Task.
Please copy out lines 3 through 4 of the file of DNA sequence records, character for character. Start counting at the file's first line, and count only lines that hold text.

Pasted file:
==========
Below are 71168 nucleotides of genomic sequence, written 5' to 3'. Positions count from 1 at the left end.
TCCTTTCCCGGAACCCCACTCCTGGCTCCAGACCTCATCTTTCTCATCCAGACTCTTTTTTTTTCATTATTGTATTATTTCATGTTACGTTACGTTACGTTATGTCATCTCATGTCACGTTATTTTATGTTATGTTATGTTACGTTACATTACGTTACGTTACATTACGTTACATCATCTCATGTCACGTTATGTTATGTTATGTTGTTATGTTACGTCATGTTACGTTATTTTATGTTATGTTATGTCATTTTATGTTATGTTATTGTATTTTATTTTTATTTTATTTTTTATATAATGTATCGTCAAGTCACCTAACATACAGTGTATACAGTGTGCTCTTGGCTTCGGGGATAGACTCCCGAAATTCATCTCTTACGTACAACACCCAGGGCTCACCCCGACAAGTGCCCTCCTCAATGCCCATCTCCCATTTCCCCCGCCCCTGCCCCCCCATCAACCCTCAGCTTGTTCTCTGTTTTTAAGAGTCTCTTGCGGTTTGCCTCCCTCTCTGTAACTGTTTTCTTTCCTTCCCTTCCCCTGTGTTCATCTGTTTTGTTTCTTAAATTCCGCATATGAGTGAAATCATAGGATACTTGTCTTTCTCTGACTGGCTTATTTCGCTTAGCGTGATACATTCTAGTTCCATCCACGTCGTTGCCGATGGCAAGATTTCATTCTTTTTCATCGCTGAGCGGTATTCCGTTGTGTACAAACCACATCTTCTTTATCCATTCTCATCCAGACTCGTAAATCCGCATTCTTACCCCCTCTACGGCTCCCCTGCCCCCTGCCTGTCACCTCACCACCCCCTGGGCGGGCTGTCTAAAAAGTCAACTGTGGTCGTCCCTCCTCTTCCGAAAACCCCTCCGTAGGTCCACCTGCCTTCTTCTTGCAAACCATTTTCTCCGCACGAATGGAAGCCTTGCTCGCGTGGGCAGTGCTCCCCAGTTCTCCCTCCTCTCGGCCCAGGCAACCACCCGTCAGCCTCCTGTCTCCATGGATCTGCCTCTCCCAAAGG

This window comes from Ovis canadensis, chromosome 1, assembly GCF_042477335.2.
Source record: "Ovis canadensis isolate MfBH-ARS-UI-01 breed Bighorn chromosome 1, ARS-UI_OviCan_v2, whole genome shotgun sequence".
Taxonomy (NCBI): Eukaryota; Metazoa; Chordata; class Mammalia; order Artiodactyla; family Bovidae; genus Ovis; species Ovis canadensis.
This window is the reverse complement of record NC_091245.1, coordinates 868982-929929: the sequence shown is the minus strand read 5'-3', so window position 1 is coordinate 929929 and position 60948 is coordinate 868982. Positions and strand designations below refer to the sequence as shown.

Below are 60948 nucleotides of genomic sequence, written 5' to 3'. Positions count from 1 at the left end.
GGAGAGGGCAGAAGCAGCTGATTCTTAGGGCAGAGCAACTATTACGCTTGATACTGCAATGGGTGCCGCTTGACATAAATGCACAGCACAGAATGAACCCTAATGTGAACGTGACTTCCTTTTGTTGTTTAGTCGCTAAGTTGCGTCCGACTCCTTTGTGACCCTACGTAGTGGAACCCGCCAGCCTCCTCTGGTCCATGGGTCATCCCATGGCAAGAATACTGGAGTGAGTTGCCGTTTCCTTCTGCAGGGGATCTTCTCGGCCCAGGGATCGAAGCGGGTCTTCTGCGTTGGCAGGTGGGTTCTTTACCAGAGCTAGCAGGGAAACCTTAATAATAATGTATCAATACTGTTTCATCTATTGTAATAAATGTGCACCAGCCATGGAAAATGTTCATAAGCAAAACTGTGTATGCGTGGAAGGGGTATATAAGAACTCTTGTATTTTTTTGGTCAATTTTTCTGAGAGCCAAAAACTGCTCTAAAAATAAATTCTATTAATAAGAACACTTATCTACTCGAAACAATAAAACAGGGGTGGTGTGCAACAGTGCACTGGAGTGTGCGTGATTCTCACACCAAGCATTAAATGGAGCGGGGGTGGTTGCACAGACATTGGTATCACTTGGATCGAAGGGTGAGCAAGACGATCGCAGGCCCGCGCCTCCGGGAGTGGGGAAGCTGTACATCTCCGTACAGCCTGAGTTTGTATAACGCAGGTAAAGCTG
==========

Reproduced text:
This window comes from Ovis canadensis, chromosome 1, assembly GCF_042477335.2.
Source record: "Ovis canadensis isolate MfBH-ARS-UI-01 breed Bighorn chromosome 1, ARS-UI_OviCan_v2, whole genome shotgun sequence".